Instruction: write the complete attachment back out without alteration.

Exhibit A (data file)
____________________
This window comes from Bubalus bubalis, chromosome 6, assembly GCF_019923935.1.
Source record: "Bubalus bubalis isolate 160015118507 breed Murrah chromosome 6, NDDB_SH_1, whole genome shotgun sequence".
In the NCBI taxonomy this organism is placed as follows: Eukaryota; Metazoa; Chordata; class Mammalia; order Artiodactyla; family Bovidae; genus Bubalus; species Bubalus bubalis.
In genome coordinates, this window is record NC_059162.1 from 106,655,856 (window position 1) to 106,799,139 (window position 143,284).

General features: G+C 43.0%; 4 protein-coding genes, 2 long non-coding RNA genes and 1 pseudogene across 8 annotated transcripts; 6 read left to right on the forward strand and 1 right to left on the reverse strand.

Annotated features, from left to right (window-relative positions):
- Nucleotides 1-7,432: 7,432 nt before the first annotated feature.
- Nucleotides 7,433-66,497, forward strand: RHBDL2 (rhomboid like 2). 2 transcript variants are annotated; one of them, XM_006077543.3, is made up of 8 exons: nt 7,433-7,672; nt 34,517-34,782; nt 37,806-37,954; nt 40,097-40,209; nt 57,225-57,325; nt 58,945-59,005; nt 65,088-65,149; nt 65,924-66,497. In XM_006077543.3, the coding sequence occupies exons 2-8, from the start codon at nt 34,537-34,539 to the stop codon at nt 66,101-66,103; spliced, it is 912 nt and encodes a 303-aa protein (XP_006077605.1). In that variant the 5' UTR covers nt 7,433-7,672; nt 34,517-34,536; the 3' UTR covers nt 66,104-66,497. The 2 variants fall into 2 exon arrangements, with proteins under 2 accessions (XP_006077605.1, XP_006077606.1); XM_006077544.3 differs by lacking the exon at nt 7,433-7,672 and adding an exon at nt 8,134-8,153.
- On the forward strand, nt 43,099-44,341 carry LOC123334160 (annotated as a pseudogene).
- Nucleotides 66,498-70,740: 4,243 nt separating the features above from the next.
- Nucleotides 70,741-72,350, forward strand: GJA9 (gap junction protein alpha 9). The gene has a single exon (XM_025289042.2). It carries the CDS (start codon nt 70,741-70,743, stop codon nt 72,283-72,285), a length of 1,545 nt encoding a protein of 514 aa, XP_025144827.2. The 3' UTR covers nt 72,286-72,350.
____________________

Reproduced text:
This window comes from Bubalus bubalis, chromosome 6, assembly GCF_019923935.1.
Source record: "Bubalus bubalis isolate 160015118507 breed Murrah chromosome 6, NDDB_SH_1, whole genome shotgun sequence".
In the NCBI taxonomy this organism is placed as follows: Eukaryota; Metazoa; Chordata; class Mammalia; order Artiodactyla; family Bovidae; genus Bubalus; species Bubalus bubalis.
In genome coordinates, this window is record NC_059162.1 from 106,655,856 (window position 1) to 106,799,139 (window position 143,284).

General features: G+C 43.0%; 4 protein-coding genes, 2 long non-coding RNA genes and 1 pseudogene across 8 annotated transcripts; 6 read left to right on the forward strand and 1 right to left on the reverse strand.

Annotated features, from left to right (window-relative positions):
- Nucleotides 1-7,432: 7,432 nt before the first annotated feature.
- Nucleotides 7,433-66,497, forward strand: RHBDL2 (rhomboid like 2). 2 transcript variants are annotated; one of them, XM_006077543.3, is made up of 8 exons: nt 7,433-7,672; nt 34,517-34,782; nt 37,806-37,954; nt 40,097-40,209; nt 57,225-57,325; nt 58,945-59,005; nt 65,088-65,149; nt 65,924-66,497. In XM_006077543.3, the coding sequence occupies exons 2-8, from the start codon at nt 34,537-34,539 to the stop codon at nt 66,101-66,103; spliced, it is 912 nt and encodes a 303-aa protein (XP_006077605.1). In that variant the 5' UTR covers nt 7,433-7,672; nt 34,517-34,536; the 3' UTR covers nt 66,104-66,497. The 2 variants fall into 2 exon arrangements, with proteins under 2 accessions (XP_006077605.1, XP_006077606.1); XM_006077544.3 differs by lacking the exon at nt 7,433-7,672 and adding an exon at nt 8,134-8,153.
- On the forward strand, nt 43,099-44,341 carry LOC123334160 (annotated as a pseudogene).
- Nucleotides 66,498-70,740: 4,243 nt separating the features above from the next.
- Nucleotides 70,741-72,350, forward strand: GJA9 (gap junction protein alpha 9). The gene has a single exon (XM_025289042.2). It carries the CDS (start codon nt 70,741-70,743, stop codon nt 72,283-72,285), a length of 1,545 nt encoding a protein of 514 aa, XP_025144827.2. The 3' UTR covers nt 72,286-72,350.